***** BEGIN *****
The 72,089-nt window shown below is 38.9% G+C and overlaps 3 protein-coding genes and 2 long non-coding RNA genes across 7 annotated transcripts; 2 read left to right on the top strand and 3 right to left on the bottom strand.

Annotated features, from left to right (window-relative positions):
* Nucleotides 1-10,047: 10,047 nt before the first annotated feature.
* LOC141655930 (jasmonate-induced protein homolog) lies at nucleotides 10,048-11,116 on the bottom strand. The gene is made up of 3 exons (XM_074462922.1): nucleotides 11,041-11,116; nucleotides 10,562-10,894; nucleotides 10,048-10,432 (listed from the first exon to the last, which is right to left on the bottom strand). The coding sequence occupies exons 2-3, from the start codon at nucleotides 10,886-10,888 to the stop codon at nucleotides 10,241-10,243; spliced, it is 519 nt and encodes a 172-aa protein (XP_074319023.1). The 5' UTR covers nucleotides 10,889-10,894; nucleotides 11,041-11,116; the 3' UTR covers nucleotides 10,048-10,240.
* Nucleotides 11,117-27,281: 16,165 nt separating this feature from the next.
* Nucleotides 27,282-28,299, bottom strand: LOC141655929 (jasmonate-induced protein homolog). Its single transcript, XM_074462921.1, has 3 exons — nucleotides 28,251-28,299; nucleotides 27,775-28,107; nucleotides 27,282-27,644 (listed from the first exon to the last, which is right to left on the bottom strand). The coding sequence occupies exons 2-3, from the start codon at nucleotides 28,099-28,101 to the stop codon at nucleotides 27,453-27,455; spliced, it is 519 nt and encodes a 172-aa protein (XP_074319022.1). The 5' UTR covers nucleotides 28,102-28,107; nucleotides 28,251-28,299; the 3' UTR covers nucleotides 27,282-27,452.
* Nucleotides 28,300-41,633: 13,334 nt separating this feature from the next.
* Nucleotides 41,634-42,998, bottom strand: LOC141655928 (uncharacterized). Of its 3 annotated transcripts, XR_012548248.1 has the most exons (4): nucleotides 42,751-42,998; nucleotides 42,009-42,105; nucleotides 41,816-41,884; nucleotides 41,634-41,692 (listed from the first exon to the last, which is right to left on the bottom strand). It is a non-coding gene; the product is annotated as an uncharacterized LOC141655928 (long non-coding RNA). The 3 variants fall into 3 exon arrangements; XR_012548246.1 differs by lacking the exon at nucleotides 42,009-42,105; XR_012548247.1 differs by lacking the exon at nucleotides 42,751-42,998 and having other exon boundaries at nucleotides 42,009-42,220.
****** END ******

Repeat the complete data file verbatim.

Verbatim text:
The 72,089-nt window shown below is 38.9% G+C and overlaps 3 protein-coding genes and 2 long non-coding RNA genes across 7 annotated transcripts; 2 read left to right on the top strand and 3 right to left on the bottom strand.

Annotated features, from left to right (window-relative positions):
* Nucleotides 1-10,047: 10,047 nt before the first annotated feature.
* LOC141655930 (jasmonate-induced protein homolog) lies at nucleotides 10,048-11,116 on the bottom strand. The gene is made up of 3 exons (XM_074462922.1): nucleotides 11,041-11,116; nucleotides 10,562-10,894; nucleotides 10,048-10,432 (listed from the first exon to the last, which is right to left on the bottom strand). The coding sequence occupies exons 2-3, from the start codon at nucleotides 10,886-10,888 to the stop codon at nucleotides 10,241-10,243; spliced, it is 519 nt and encodes a 172-aa protein (XP_074319023.1). The 5' UTR covers nucleotides 10,889-10,894; nucleotides 11,041-11,116; the 3' UTR covers nucleotides 10,048-10,240.
* Nucleotides 11,117-27,281: 16,165 nt separating this feature from the next.
* Nucleotides 27,282-28,299, bottom strand: LOC141655929 (jasmonate-induced protein homolog). Its single transcript, XM_074462921.1, has 3 exons — nucleotides 28,251-28,299; nucleotides 27,775-28,107; nucleotides 27,282-27,644 (listed from the first exon to the last, which is right to left on the bottom strand). The coding sequence occupies exons 2-3, from the start codon at nucleotides 28,099-28,101 to the stop codon at nucleotides 27,453-27,455; spliced, it is 519 nt and encodes a 172-aa protein (XP_074319022.1). The 5' UTR covers nucleotides 28,102-28,107; nucleotides 28,251-28,299; the 3' UTR covers nucleotides 27,282-27,452.
* Nucleotides 28,300-41,633: 13,334 nt separating this feature from the next.
* Nucleotides 41,634-42,998, bottom strand: LOC141655928 (uncharacterized). Of its 3 annotated transcripts, XR_012548248.1 has the most exons (4): nucleotides 42,751-42,998; nucleotides 42,009-42,105; nucleotides 41,816-41,884; nucleotides 41,634-41,692 (listed from the first exon to the last, which is right to left on the bottom strand). It is a non-coding gene; the product is annotated as an uncharacterized LOC141655928 (long non-coding RNA). The 3 variants fall into 3 exon arrangements; XR_012548246.1 differs by lacking the exon at nucleotides 42,009-42,105; XR_012548247.1 differs by lacking the exon at nucleotides 42,751-42,998 and having other exon boundaries at nucleotides 42,009-42,220.